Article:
How Do You Spell Certiorari? Climate Change Suits En Banc

April 1, 2010 18:33
by J. Wylie Donald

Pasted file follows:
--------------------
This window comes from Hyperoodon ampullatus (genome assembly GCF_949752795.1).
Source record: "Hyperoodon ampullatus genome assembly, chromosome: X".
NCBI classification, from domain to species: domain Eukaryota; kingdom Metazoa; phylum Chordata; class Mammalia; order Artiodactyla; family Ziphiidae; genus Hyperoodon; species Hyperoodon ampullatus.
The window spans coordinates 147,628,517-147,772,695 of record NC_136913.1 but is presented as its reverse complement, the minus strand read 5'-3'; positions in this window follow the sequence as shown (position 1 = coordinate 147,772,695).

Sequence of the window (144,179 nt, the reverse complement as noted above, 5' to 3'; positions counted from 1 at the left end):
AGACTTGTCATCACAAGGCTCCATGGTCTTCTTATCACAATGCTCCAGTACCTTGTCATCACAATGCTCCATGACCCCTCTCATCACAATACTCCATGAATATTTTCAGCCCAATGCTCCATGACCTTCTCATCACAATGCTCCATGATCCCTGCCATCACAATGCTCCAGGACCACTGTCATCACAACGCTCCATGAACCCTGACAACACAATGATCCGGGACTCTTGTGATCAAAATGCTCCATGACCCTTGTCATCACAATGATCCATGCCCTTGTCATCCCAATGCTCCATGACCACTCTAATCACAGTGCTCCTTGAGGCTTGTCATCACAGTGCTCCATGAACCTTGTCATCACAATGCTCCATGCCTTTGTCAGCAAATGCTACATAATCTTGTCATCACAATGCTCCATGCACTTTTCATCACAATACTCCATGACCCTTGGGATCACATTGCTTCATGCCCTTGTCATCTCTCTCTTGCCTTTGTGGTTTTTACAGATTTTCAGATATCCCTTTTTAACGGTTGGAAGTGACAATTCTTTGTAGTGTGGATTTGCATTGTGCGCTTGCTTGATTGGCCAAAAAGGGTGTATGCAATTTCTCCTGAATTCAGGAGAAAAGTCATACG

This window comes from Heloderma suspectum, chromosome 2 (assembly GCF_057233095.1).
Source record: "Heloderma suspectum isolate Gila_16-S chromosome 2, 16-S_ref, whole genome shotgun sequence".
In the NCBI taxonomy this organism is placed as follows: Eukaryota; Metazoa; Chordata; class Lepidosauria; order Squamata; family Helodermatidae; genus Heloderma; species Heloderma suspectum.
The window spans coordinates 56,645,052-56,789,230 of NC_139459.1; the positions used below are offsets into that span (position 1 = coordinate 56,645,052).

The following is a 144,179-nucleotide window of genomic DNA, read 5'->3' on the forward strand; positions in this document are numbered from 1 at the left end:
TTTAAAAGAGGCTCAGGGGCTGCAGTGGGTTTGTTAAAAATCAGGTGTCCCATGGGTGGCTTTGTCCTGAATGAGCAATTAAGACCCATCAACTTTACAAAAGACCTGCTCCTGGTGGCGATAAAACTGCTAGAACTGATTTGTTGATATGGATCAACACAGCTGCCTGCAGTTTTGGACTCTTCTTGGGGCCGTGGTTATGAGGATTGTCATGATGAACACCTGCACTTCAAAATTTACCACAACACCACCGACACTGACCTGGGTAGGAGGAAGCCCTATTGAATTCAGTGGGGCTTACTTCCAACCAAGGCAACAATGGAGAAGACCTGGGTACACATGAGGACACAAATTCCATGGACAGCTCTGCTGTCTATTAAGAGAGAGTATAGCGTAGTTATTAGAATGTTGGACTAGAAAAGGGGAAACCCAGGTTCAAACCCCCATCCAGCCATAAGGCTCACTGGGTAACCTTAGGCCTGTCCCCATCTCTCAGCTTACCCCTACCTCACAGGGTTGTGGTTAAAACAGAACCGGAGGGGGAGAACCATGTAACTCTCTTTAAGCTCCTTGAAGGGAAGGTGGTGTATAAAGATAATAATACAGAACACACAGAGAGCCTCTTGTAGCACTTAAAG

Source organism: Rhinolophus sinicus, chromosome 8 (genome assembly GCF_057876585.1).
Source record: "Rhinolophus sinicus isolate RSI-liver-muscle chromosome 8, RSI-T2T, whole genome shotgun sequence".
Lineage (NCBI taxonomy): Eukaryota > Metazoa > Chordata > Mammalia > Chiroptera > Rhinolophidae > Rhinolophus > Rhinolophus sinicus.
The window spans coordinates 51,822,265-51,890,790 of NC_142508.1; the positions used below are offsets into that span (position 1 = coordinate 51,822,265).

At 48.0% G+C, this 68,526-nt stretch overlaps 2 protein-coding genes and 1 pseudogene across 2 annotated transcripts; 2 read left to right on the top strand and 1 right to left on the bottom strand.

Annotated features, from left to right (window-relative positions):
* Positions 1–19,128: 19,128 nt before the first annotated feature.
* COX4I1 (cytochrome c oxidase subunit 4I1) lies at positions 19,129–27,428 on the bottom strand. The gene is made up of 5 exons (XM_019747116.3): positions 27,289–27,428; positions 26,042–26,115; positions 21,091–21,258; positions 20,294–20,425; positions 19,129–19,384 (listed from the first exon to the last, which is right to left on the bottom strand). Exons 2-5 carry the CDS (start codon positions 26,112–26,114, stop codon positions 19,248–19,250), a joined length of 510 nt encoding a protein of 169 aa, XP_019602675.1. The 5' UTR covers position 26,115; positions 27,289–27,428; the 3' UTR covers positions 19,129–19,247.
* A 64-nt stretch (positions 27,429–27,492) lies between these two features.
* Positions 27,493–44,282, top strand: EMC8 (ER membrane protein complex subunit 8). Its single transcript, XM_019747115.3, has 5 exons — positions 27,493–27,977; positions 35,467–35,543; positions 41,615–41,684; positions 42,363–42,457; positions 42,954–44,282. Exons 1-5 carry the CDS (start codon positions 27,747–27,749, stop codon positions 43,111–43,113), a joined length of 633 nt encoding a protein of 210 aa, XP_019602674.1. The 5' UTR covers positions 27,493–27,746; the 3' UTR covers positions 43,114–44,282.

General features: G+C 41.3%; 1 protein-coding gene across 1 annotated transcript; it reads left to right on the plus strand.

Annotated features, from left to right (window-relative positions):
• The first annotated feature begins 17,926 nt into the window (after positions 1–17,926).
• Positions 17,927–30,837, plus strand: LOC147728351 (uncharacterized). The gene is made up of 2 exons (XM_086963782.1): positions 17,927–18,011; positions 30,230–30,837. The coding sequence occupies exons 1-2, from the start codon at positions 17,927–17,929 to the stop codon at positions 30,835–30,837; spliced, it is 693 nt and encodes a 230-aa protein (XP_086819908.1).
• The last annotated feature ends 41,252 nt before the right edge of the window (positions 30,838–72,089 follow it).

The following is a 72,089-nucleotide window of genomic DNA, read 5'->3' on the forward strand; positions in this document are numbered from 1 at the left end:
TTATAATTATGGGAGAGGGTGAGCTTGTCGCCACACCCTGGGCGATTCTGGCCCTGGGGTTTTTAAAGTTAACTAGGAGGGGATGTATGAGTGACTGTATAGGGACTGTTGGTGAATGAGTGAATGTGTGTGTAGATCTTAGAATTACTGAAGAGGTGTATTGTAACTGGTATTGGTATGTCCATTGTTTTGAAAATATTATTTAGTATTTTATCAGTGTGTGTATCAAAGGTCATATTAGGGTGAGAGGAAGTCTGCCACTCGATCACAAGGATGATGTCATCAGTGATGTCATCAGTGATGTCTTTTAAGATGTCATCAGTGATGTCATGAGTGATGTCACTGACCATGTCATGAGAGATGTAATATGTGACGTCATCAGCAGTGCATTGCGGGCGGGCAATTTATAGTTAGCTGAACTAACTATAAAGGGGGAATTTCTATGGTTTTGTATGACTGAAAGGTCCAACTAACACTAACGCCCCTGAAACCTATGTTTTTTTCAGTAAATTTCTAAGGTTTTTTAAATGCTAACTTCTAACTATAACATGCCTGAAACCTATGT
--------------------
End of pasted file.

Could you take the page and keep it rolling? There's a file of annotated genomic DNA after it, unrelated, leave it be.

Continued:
"Plaintiffs' homeowner's insurance premiums have dramatically increased as a result of global climate change." So asserts Ned Comer and his co-plaintiffs in their Supplemental Brief on Rehearing En Banc, filed yesterday with the Fifth Circuit in the en banc appeal of Comer v. Murphy Oil USA. Although those premiums do not resurface anywhere else in the brief, presumably their insertion is to demonstrate "an invasion of a legally protected interest which is (a) concrete and particularized and (b) actual and imminent, not 'conjectural' or 'hypothetical'. Lujan v Defenders of Wildlife, 504 U.S. 555, 560 (1992). In other words, they may establish the constitutional base for standing. Little did we know ....   Unfortunately for the plaintiffs, the requirements for standing do not stop there. The Lujan decision continues: "there must be a causal connection between the injury and the conduct complained of - the injury has to be fairly traceable to the challenged action of the defendant ..." Id. Plaintiffs are dismissive of the Comer defendants' abilities to sustain their arguments on this point. That may be myopic. The causation hurdle was expressly enunciated in the district court's opinion: "I foresee daunting evidentiary problems for anyone who undertakes to prove, by a preponderance of the evidence, the degree to which global warming is caused by the emission of greenhouse gases; the degree to which the actions of any individual oil company, any individual chemical company, or the collective action of these corporations contribute, through the emission of greenhouse gases, to global warming; and the extent to which the emission of greenhouse gases by these defendants, through the phenomenon of global warming, intensified or otherwise affected the weather system that produced Hurricane Katrina."  Comer v. Nationwide Mut. Ins. Co., Civ. A. No. 1:05 CV 436-LTD-RHW, 2006 WL 1066645, *4 (S.D. Miss. 2006). Defendants recognize a winning argument and are pressing it in their papers: "Plaintiffs' claims require a piling of inference upon inference to causally connect Defendants' GHG emissions with damages suffered by Plaintiffs during Hurricane Katrina." Petition for Rehearing En Banc.  As stated in the defendants' introduction: "Plaintiffs seek to impose liability on Defendants premised on conclusory and speculative allegations: Defendants' GHG emissions over decades, along with the emissions of millions of other actors around the world, contributed to global warming, which in turn increased ocean temperatures, which in turn raised the possibility of hurricanes forming with increased ferocity, which in turn contributed to Hurricane Katrina's strength, which in turn harmed Plaintiffs."  Id.  Plaintiffs counter, however, that proximate cause simply is not an element of standing analysis. Coupled with the causation element of standing, defendants also re-assert the political question doctrine, which was adopted by the Native Village of Kivalina v. ExxonMobil trial court (now on appeal to the Ninth Circuit) and the California v. General Motors trial court (appeal abandoned), but rejected by the Second Circuit in Connecticut v. American Electric Power. The Second Circuit likewise rejected the Connecticut defendants' petition for rehearing or rehearing en banc. Observers feel that a petition for certiorari is inevitable. Oral argument in Comer is scheduled for the week of May 24. It is sure to be interesting. If defendants prevail, the circuit court split increases the chances that climate change will lodge another appearance before the Supreme Court. For my purposes (following insurance issues), I will be watching to see if plaintiffs' premium argument is indeed a premium argument.